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About CNCS


Building on a long tradition of service, the Corporation for National and Community Service (CNCS) merged the work and staff of two predecessor agencies, ACTION and the Commission on National and Community Service. For the two decades, ACTION administered VISTA and the three programs that make up the Senior Corps—RSVP, Senior Companions, and Foster Grandparents—which engage nearly a half million older Americans in service to their communities. ACTION was authorized by the Domestic Volunteer Service Act of 1973 as amended.

1990: National and Community Service Act of 1990 -- A renewed focus on encouraging volunteering in America led to the passage of the National and Community Service Act of 1990. This legislation, signed into law by President George H.W. Bush, created a new independent federal agency, the Commission on National and Community Service.

The Commission was charged with supporting four streams of service:

  • Service-learning programs for school-aged youth
  • Higher education service programs
  • Youth corps
  • National service demonstration models

1992: National Civilian Community Corps (NCCC) -- A bipartisan group of senators, working with the Bush administration, drafted legislation to create NCCC as a demonstration program to explore the possibility of using post-Cold War military resources to help solve problems here at home. The NCCC, enacted as part of the 1993 Defense Authorization Act, is a residential service program modeled on the Depression-era Civilian Conservation Corps and the United States military.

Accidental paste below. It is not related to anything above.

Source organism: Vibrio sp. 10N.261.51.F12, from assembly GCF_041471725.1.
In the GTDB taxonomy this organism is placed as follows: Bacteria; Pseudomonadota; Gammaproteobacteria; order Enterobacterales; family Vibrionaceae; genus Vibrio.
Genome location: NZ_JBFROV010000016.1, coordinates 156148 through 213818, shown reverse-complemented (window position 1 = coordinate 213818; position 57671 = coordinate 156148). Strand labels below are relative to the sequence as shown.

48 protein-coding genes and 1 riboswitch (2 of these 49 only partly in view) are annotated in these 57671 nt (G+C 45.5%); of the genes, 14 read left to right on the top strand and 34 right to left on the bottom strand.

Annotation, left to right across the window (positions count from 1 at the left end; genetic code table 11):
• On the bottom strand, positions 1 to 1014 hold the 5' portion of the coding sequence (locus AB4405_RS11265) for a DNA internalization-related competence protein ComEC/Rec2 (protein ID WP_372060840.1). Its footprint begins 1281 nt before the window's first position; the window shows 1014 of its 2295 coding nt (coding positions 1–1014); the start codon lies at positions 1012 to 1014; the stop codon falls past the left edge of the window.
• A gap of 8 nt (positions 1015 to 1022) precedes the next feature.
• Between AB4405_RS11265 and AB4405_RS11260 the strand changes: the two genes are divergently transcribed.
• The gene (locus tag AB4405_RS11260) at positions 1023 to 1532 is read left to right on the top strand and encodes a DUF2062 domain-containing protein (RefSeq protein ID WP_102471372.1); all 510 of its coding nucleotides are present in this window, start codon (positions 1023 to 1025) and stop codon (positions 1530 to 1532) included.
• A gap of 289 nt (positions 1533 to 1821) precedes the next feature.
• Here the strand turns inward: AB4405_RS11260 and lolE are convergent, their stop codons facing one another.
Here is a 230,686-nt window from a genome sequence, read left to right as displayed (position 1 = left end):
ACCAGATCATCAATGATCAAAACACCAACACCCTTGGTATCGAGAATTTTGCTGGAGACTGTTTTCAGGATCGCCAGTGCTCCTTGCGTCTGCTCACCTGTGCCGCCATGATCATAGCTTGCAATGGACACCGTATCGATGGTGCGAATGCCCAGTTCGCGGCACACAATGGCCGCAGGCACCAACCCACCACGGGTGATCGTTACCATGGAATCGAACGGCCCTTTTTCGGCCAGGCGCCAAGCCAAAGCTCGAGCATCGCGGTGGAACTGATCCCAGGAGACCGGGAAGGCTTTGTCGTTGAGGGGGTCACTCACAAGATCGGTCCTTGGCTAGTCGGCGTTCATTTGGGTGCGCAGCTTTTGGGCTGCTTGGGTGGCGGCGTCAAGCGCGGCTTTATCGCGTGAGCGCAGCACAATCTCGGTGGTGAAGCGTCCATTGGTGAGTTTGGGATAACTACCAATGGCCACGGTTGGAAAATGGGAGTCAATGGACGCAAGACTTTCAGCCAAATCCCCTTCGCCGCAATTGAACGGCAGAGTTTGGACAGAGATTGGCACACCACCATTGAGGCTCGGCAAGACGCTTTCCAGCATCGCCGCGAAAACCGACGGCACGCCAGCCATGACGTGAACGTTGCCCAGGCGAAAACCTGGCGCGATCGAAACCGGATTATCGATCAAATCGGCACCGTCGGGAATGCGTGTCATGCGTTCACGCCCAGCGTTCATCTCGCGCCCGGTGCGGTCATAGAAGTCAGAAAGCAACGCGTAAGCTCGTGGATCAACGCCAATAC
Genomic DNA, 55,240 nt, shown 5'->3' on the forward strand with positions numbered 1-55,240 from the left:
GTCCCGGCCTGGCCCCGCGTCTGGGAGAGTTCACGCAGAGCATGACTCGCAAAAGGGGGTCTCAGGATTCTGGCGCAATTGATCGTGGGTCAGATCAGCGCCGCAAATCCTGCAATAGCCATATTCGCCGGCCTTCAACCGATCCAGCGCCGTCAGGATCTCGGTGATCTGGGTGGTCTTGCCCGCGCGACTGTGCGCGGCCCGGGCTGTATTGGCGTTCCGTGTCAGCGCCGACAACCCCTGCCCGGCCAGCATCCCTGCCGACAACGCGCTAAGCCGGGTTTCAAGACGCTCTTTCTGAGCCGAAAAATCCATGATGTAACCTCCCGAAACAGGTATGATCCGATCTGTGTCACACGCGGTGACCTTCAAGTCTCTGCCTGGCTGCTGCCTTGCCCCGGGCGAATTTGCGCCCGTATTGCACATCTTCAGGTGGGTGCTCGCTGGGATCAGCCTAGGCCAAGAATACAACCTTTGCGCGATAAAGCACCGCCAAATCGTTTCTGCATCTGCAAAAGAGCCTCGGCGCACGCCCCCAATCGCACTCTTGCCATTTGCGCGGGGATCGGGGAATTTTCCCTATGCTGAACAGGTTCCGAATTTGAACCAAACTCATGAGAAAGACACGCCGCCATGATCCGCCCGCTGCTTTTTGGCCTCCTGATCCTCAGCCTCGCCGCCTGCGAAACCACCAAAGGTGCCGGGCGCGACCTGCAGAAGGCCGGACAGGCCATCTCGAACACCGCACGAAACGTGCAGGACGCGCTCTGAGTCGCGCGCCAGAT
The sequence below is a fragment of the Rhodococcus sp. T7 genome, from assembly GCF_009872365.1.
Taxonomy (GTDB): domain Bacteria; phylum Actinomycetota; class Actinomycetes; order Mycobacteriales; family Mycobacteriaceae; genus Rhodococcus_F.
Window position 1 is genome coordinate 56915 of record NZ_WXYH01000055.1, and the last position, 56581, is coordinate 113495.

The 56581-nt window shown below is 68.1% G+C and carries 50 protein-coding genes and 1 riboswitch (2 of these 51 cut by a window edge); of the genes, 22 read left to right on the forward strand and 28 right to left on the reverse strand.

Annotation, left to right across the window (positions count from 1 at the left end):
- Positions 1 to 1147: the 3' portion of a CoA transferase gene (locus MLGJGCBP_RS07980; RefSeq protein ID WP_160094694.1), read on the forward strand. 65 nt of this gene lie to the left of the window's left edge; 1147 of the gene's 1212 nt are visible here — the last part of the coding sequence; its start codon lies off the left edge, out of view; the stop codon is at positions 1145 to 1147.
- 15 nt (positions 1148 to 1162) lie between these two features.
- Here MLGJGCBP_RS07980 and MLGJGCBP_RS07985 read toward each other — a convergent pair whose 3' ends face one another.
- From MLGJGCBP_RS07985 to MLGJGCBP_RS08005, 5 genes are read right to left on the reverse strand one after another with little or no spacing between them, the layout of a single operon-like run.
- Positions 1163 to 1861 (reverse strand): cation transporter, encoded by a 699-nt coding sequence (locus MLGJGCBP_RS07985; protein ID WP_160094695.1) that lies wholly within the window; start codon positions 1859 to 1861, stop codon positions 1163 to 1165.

1993: The National and Community Service Trust Act of 1993 -- Both the NCCC and the Commission on National and Community Service would later be incorporated into the Clinton administration’s National and Community Service Trust Act of 1993. A bipartisan coalition of Congress members introduced the bill, which President Bill Clinton signed it into law on Sept. 21, 1993. The legislation created the Corporation for National and Community Service, and three CNCS administered programs (Senior CorpsAmeriCorps, and Learn and Serve America) with the responsibility of mobilizing Americans into service.

2002: USA Freedom Corps -- In his 2002 State of the Union address, President George W. Bush announced the creation of the USA Freedom Corps. Chaired by the president, USA Freedom Corps was a coordinating council that worked to strengthen our culture of service and helped find opportunities for every American to serve.

2009: Serve America Act -- On April 21, 2009, President Barack Obama signed the Edward M. Kennedy Serve America Act at an elementary school in Washington, DC. The Serve America Act reauthorizes and expands national service programs administered by the Corporation for National and Community Service.


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